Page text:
5. says:

    Uhh not what I expected That this book was found in the Spanish ueen's bureau as well as in any peasants' dingy uarters means little Perhaps I am angry that the Spanish was verrrry difficult to read? It was old school Spanish although I try to get back into the groove it seemed archaic and mundane I noticed a profusion of hunger a constant mention of food I felt the same way hungry for at least something akin to the royal feast that is the uixoteHey guess what I think I may have read an ABRIDGED version Many books in Sp are like this Hm

  6. says:

    When I rate my books I take into account several factors and unsurprisingly one of these is my enjoyment Lazarillo de Tormes is easy and uick to read and while not being the most original story out there the synopsis being Lazaro finds some funny ways to steal food from his masters The end it certainly has a great literary importance In spite of this importance however I don't think this is a book that can be read for pleasure today; it had a meaning in the time it was written but the casual readers won't find in it anything worth of their attention Italo Calvino once said that a classic is among other things a book that “has never exhausted all it has to say” and “a work which persists as a background noise even when a present that is totally incompatible with it holds sway” I happen to agree very much with these definitions and I also happen to think Lazarillo doesn't abide by them and this is one of the reasons that influenced my rating ué lástima

  7. says:

    Truly remarkable that this work was first published in 1554 Remarkable also that it became an immediate international success What that should tell us is that human foibles have not changed since well we started recording human foibles A small boy a prostitute's bastard son makes the best of a brutal existence mooring to one master after another doing what it takes to survive He faces greed and naïveté pretentiousness and self loathing cruelty and always hunger He learns well enough; he will not starve He the boy is not trying to be funny he just sees the hyprocrisy but the author is very funny indeed He's anonymous too and for good reason heresy being a serious offense and broadly and flexibly defined back in the dayIt's funny now because things haven't changed much at the core Especially when Anonymous says this How many there must be in the world who run away from others because they do not see themselvesThis is a very uick read something you could polish off in a morning at work if you would ever do such a thing The NYRB Classics are such a treasure trove And oh if there are awards for translations give them all to WS Merwin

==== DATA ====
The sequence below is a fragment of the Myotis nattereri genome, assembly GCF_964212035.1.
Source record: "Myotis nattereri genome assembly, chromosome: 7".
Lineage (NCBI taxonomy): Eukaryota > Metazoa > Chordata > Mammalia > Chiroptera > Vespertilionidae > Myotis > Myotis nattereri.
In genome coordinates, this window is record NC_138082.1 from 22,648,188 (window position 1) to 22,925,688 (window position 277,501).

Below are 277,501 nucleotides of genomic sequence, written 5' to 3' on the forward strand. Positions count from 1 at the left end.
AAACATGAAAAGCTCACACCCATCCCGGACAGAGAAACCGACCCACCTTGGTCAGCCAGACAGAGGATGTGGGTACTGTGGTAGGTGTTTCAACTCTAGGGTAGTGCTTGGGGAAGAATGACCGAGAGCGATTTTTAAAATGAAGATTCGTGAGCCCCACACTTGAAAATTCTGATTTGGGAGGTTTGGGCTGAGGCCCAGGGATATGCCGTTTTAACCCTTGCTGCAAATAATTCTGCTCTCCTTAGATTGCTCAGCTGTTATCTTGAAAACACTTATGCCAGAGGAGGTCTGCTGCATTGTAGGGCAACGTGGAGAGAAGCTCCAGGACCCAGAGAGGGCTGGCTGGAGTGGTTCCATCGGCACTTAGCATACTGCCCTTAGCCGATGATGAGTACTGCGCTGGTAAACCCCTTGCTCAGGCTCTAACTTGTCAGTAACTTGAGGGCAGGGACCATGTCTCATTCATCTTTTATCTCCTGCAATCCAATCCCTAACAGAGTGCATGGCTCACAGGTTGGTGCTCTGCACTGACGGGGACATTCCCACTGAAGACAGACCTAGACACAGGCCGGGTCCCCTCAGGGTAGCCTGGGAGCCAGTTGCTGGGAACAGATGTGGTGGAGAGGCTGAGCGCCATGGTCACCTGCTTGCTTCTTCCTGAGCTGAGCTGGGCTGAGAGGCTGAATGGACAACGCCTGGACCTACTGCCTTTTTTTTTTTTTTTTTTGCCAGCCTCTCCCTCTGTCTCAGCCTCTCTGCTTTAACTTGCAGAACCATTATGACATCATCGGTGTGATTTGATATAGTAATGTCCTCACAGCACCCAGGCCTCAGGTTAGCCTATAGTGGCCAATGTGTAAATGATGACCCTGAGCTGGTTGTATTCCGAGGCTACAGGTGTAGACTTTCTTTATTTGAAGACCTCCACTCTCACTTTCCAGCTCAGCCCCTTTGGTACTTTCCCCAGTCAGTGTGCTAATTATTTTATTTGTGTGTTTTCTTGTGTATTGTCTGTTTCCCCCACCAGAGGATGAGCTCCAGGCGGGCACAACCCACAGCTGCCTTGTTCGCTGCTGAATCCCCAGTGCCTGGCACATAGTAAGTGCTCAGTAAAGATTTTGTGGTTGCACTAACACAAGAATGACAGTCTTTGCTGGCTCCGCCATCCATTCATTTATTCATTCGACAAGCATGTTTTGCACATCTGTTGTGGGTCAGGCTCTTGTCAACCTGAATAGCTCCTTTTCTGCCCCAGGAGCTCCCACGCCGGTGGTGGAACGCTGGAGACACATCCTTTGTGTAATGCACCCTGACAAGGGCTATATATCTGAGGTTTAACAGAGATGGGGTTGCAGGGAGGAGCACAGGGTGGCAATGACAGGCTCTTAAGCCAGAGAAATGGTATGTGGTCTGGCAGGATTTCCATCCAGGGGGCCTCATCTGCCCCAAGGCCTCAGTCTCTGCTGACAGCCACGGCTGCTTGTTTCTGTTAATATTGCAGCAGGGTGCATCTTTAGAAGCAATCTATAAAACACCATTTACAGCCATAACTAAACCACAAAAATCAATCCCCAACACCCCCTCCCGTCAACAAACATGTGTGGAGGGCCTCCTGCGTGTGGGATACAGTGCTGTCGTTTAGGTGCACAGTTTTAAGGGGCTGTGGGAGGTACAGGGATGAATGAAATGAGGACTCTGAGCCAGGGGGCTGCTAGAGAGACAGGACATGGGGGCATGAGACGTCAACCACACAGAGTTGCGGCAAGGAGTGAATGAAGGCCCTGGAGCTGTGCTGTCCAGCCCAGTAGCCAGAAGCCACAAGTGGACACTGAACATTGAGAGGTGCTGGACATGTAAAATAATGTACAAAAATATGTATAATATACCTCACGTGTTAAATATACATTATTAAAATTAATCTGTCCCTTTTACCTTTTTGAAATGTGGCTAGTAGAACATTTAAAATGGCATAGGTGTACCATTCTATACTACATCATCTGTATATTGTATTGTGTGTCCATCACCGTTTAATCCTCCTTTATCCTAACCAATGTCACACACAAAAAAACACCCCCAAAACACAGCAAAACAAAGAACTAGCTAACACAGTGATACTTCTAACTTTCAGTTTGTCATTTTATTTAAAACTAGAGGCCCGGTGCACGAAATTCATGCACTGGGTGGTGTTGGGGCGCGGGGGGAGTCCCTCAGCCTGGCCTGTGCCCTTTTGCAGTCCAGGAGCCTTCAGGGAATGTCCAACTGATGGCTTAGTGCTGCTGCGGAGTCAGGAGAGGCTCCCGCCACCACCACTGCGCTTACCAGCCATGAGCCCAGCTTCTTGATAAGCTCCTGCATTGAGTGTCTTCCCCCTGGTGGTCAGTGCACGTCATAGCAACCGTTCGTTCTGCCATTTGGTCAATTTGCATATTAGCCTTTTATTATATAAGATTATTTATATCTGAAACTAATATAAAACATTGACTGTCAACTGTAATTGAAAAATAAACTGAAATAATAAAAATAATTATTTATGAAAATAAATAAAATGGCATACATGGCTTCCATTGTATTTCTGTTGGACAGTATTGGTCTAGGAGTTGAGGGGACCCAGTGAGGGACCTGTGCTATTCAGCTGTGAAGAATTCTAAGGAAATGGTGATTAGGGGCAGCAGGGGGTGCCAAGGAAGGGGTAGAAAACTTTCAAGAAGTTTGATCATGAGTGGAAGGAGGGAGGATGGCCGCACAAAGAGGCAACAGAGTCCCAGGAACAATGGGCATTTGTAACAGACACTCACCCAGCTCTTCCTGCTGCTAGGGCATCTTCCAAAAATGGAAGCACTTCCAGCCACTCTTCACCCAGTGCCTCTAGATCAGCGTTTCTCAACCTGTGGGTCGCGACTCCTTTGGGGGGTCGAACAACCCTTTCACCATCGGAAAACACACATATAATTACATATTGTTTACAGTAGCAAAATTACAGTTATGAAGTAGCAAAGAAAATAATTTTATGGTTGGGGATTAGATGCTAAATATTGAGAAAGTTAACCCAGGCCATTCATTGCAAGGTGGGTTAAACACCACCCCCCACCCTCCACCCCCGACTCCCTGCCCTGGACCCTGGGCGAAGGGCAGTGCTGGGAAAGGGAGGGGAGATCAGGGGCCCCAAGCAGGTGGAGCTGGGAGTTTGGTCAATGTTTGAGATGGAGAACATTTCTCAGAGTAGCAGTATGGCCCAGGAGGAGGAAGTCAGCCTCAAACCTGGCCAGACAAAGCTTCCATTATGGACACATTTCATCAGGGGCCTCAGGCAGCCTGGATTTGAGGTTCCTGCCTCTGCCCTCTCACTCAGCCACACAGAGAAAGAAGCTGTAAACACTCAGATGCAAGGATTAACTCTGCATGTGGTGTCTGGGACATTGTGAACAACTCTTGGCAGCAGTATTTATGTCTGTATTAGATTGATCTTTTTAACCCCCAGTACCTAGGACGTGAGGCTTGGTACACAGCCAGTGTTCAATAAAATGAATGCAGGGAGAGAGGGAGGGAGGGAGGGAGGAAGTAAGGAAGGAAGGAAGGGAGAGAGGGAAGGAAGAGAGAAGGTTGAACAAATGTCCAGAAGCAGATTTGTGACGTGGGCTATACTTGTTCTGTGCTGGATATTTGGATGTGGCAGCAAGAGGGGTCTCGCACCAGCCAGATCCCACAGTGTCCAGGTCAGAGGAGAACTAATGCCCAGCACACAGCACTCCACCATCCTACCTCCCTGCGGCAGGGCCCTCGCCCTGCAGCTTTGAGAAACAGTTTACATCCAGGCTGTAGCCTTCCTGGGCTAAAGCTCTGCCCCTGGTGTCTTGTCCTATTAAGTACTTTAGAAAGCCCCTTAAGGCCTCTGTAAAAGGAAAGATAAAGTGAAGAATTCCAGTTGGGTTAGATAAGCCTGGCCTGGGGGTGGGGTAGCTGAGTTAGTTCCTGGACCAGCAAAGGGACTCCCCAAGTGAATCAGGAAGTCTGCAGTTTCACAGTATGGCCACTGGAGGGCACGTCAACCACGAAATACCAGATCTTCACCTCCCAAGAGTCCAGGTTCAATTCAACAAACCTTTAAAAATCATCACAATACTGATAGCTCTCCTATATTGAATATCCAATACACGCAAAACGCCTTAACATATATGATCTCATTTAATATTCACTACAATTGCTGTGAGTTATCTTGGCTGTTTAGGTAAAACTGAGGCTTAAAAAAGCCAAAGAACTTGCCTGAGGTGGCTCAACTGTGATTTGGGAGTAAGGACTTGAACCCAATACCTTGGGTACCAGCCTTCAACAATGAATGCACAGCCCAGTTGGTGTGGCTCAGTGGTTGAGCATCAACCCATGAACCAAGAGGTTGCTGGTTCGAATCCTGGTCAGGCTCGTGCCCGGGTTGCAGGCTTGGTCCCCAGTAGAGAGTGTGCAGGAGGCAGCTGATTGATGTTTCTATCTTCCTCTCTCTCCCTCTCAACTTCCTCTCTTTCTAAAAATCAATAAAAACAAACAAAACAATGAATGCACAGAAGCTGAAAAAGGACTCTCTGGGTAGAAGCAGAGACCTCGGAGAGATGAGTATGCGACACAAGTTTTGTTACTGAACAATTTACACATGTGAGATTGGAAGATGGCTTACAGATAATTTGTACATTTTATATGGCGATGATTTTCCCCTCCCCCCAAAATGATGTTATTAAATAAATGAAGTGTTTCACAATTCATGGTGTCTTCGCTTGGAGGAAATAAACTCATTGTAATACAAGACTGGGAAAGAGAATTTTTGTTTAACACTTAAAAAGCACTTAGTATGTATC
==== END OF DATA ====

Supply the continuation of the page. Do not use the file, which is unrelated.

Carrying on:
8. says:

    I loved this book Written in the 1550s in Spain before Don uixote it is a classic picaresue novel and satire It is anonymous and there is no doubt much scholarly debate about who wrote it It is about a boy Lazaro who is abandoned and has to find work with a series of masters He is abused and ill treated and learns to adapt beg and steal to survive It is a very clever satire on those in authority especially the church The book reminded me of Erasmus and his attack on simony and indulgences in Praise of Folly Only it is a lot funnier bawdy and much entertainingInitially I felt the later part of the book was weaker but on reflection I thin this is maybe meant to reflect Lazaro growing up and becoming what he satirised Having learnt to live by his wits to steal and cheat when he has to and to trust no one he decides his best career is in government As he says nobody really thrives except those who have positions of that nature He learns to be a rogue and so goes into his natural home politics No lessons to be learned there thenThis is a classic and deserves to be better known than it is